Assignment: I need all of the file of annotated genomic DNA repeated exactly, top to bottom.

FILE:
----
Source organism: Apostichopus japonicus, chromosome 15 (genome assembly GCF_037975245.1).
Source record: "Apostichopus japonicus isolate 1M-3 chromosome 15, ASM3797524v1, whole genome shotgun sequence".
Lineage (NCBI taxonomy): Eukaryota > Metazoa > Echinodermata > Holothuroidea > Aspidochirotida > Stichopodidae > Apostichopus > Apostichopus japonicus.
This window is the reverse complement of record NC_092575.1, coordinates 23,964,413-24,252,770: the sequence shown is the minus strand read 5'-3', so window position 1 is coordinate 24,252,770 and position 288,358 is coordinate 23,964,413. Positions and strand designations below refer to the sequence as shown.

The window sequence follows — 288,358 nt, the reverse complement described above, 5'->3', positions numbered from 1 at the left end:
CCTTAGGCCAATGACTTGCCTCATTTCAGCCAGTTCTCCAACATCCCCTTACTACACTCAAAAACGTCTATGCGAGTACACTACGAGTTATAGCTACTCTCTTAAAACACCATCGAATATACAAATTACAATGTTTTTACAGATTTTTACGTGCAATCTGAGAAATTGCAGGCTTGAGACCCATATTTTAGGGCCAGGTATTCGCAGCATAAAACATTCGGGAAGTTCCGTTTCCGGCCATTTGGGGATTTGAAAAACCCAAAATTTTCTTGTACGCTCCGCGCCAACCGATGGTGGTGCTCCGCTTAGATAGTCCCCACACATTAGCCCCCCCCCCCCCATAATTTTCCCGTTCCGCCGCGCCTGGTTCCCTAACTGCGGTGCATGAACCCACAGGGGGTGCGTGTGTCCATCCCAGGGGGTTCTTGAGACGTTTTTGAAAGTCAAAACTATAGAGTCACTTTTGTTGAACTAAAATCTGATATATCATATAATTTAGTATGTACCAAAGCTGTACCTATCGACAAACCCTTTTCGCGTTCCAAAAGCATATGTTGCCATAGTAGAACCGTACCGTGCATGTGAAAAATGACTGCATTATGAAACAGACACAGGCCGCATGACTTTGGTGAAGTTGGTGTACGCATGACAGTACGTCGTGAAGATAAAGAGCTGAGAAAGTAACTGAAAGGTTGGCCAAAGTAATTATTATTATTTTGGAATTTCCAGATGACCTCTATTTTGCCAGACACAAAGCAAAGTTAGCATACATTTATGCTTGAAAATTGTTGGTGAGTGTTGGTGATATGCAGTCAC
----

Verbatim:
Source organism: Apostichopus japonicus, chromosome 15 (genome assembly GCF_037975245.1).
Source record: "Apostichopus japonicus isolate 1M-3 chromosome 15, ASM3797524v1, whole genome shotgun sequence".
Lineage (NCBI taxonomy): Eukaryota > Metazoa > Echinodermata > Holothuroidea > Aspidochirotida > Stichopodidae > Apostichopus > Apostichopus japonicus.
This window is the reverse complement of record NC_092575.1, coordinates 23,964,413-24,252,770: the sequence shown is the minus strand read 5'-3', so window position 1 is coordinate 24,252,770 and position 288,358 is coordinate 23,964,413. Positions and strand designations below refer to the sequence as shown.

The window sequence follows — 288,358 nt, the reverse complement described above, 5'->3', positions numbered from 1 at the left end:
CCTTAGGCCAATGACTTGCCTCATTTCAGCCAGTTCTCCAACATCCCCTTACTACACTCAAAAACGTCTATGCGAGTACACTACGAGTTATAGCTACTCTCTTAAAACACCATCGAATATACAAATTACAATGTTTTTACAGATTTTTACGTGCAATCTGAGAAATTGCAGGCTTGAGACCCATATTTTAGGGCCAGGTATTCGCAGCATAAAACATTCGGGAAGTTCCGTTTCCGGCCATTTGGGGATTTGAAAAACCCAAAATTTTCTTGTACGCTCCGCGCCAACCGATGGTGGTGCTCCGCTTAGATAGTCCCCACACATTAGCCCCCCCCCCCCCATAATTTTCCCGTTCCGCCGCGCCTGGTTCCCTAACTGCGGTGCATGAACCCACAGGGGGTGCGTGTGTCCATCCCAGGGGGTTCTTGAGACGTTTTTGAAAGTCAAAACTATAGAGTCACTTTTGTTGAACTAAAATCTGATATATCATATAATTTAGTATGTACCAAAGCTGTACCTATCGACAAACCCTTTTCGCGTTCCAAAAGCATATGTTGCCATAGTAGAACCGTACCGTGCATGTGAAAAATGACTGCATTATGAAACAGACACAGGCCGCATGACTTTGGTGAAGTTGGTGTACGCATGACAGTACGTCGTGAAGATAAAGAGCTGAGAAAGTAACTGAAAGGTTGGCCAAAGTAATTATTATTATTTTGGAATTTCCAGATGACCTCTATTTTGCCAGACACAAAGCAAAGTTAGCATACATTTATGCTTGAAAATTGTTGGTGAGTGTTGGTGATATGCAGTCAC